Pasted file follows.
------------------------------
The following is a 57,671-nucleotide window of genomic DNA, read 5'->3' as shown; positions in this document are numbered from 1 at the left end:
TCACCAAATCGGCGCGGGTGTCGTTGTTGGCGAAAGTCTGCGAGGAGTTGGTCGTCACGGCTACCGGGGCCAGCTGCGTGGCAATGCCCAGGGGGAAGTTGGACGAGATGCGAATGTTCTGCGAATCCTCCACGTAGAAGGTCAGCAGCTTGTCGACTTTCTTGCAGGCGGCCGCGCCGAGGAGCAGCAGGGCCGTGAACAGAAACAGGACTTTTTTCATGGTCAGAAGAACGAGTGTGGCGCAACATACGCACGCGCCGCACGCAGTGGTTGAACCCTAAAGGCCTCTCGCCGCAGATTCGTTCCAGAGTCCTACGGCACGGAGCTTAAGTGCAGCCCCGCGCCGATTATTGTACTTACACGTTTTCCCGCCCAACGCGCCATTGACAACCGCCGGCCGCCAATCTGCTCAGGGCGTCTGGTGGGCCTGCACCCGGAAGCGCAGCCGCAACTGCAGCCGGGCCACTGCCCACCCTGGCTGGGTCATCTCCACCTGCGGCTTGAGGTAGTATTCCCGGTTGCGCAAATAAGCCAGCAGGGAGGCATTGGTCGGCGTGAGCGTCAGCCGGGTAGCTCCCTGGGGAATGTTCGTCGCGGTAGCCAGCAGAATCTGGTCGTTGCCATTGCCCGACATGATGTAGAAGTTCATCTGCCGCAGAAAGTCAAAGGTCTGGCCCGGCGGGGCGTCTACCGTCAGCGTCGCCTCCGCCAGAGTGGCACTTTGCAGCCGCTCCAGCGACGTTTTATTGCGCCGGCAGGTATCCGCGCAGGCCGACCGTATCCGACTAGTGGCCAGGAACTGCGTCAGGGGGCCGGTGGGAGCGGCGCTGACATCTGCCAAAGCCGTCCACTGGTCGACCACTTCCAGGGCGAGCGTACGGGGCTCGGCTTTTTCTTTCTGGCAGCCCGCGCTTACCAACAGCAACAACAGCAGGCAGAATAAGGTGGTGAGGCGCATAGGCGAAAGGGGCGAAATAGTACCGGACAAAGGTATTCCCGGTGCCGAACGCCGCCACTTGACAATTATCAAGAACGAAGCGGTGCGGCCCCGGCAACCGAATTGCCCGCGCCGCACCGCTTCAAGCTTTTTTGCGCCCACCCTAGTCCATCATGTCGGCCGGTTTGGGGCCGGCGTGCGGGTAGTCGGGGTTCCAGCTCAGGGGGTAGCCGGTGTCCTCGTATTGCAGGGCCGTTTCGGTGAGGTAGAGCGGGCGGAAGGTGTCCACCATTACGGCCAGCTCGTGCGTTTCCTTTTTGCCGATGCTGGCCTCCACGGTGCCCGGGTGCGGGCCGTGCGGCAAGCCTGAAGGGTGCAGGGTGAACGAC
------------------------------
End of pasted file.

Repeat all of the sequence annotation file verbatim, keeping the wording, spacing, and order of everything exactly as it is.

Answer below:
The following is a 57,671-nucleotide window of genomic DNA, read 5'->3' as shown; positions in this document are numbered from 1 at the left end:
TCACCAAATCGGCGCGGGTGTCGTTGTTGGCGAAAGTCTGCGAGGAGTTGGTCGTCACGGCTACCGGGGCCAGCTGCGTGGCAATGCCCAGGGGGAAGTTGGACGAGATGCGAATGTTCTGCGAATCCTCCACGTAGAAGGTCAGCAGCTTGTCGACTTTCTTGCAGGCGGCCGCGCCGAGGAGCAGCAGGGCCGTGAACAGAAACAGGACTTTTTTCATGGTCAGAAGAACGAGTGTGGCGCAACATACGCACGCGCCGCACGCAGTGGTTGAACCCTAAAGGCCTCTCGCCGCAGATTCGTTCCAGAGTCCTACGGCACGGAGCTTAAGTGCAGCCCCGCGCCGATTATTGTACTTACACGTTTTCCCGCCCAACGCGCCATTGACAACCGCCGGCCGCCAATCTGCTCAGGGCGTCTGGTGGGCCTGCACCCGGAAGCGCAGCCGCAACTGCAGCCGGGCCACTGCCCACCCTGGCTGGGTCATCTCCACCTGCGGCTTGAGGTAGTATTCCCGGTTGCGCAAATAAGCCAGCAGGGAGGCATTGGTCGGCGTGAGCGTCAGCCGGGTAGCTCCCTGGGGAATGTTCGTCGCGGTAGCCAGCAGAATCTGGTCGTTGCCATTGCCCGACATGATGTAGAAGTTCATCTGCCGCAGAAAGTCAAAGGTCTGGCCCGGCGGGGCGTCTACCGTCAGCGTCGCCTCCGCCAGAGTGGCACTTTGCAGCCGCTCCAGCGACGTTTTATTGCGCCGGCAGGTATCCGCGCAGGCCGACCGTATCCGACTAGTGGCCAGGAACTGCGTCAGGGGGCCGGTGGGAGCGGCGCTGACATCTGCCAAAGCCGTCCACTGGTCGACCACTTCCAGGGCGAGCGTACGGGGCTCGGCTTTTTCTTTCTGGCAGCCCGCGCTTACCAACAGCAACAACAGCAGGCAGAATAAGGTGGTGAGGCGCATAGGCGAAAGGGGCGAAATAGTACCGGACAAAGGTATTCCCGGTGCCGAACGCCGCCACTTGACAATTATCAAGAACGAAGCGGTGCGGCCCCGGCAACCGAATTGCCCGCGCCGCACCGCTTCAAGCTTTTTTGCGCCCACCCTAGTCCATCATGTCGGCCGGTTTGGGGCCGGCGTGCGGGTAGTCGGGGTTCCAGCTCAGGGGGTAGCCGGTGTCCTCGTATTGCAGGGCCGTTTCGGTGAGGTAGAGCGGGCGGAAGGTGTCCACCATTACGGCCAGCTCGTGCGTTTCCTTTTTGCCGATGCTGGCCTCCACGGTGCCCGGGTGCGGGCCGTGCGGCAAGCCTGAAGGGTGCAGGGTGAACGAC